As a leader, you have a greater obligation to continue to grow, learn, evolve.

How well do you know yourself? Do you know your personality type? How about the personality type of your boss, your peers, your significant other, your reports? You cannot lead without knowing about those you share leadership with and those that follow you.

I have many clients who can tell me a great deal about the favorites they have, but know nothing about those they claim not to get along with. How do you resolve conflict without knowing how to communicate with someone? Not knowing people only puts you at a disadvantage when you try to solve problems and complete goals. If you’re a leader you are obligated to resolve conflict… so you must learn how to read, and get to know, those around you.

The difference between a Leader and a Manager (or any given title) is that leadership is a role and is not an automatic attribute based on title or promotion. Some people are “natural leaders” in that they have gifted abilities that make observation, learning, emotional resilience, and fearlessness easier for them. But most leadership skills can be learned given commitment and effort. Regardless of your title, you can be an awesome leader. If you do have an obligatory title that requires you to lead, you owe it to your followers to commit to evolving. You need to learning. You do not grow or get better without learning something new and completely unique.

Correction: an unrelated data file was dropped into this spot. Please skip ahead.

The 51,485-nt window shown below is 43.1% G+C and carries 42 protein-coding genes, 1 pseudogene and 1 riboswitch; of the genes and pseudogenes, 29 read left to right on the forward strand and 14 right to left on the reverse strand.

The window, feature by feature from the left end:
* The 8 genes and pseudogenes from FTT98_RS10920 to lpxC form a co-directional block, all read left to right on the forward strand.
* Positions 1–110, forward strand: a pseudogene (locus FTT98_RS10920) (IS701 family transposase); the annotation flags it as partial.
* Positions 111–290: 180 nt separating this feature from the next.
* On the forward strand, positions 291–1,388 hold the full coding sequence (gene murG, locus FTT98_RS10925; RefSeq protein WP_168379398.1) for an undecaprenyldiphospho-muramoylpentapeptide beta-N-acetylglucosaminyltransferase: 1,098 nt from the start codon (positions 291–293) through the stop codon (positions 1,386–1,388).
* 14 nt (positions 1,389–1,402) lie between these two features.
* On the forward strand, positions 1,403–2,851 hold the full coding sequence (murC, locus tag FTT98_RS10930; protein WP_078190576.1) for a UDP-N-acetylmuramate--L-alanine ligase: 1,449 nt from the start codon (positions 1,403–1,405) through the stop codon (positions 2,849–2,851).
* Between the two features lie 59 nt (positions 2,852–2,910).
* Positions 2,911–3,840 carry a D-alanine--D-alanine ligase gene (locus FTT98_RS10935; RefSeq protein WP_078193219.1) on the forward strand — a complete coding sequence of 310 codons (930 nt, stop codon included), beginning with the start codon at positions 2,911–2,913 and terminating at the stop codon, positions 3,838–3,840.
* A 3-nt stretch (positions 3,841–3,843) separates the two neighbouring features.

Your brain isn’t used to this, and doesn’t want to be. You’ve read this in the article about Authenticity. You have to work at staying curious about new things, and being open to change. This means managing fear, risk, and growth on an almost constant basis. You can’t get stuck in the “this is how we’ve always done it” or “We’ve tried that before and it didn’t work for us.” History is great, and I’m all about learning from past mistakes, but being curious means you analyze the data and details, look for a solution versus assuming the past continues to be correct. Think in the extreme. Assume nothing. Try (almost) anything. Fear will be your greatest risk and wall as a leader, so I encourage you to challenge fear often. Fear is a liar, so kick its ass and move on. The only way to grow is via change, and only high-risk change develops grit, courage, and major growth.

  • Look back and learn from history, but challenge how to alter it today. We couldn’t fly, now we can. We died from the cold, now we don’t. I’m waiting on transporters and food replicators (bah humbug to physics aside). Tell yourself to create the impossible every day.
  • Teach your brain how to learn. There are ways to make yourself resilient and open-minded. Use science to help. Exercise that grey-matter and appreciate the results. Help your entire team build up their learning capacity and watch productivity and emotional resilience grow. The best habit is in keeping an open mind and having fear on a very tight leash.
  • Improve your communication skills and get to know those you have relationships with. Understand their personalities, and ways they learn and communicate. Hold each other accountable in their words and actions, and lead by example. Growth in authenticity, emotional resilience, and a commitment to learn are foundational in leadership.

Have questions? Feel free to contact me. And, if you’re interested in working with me, check out my coaching program.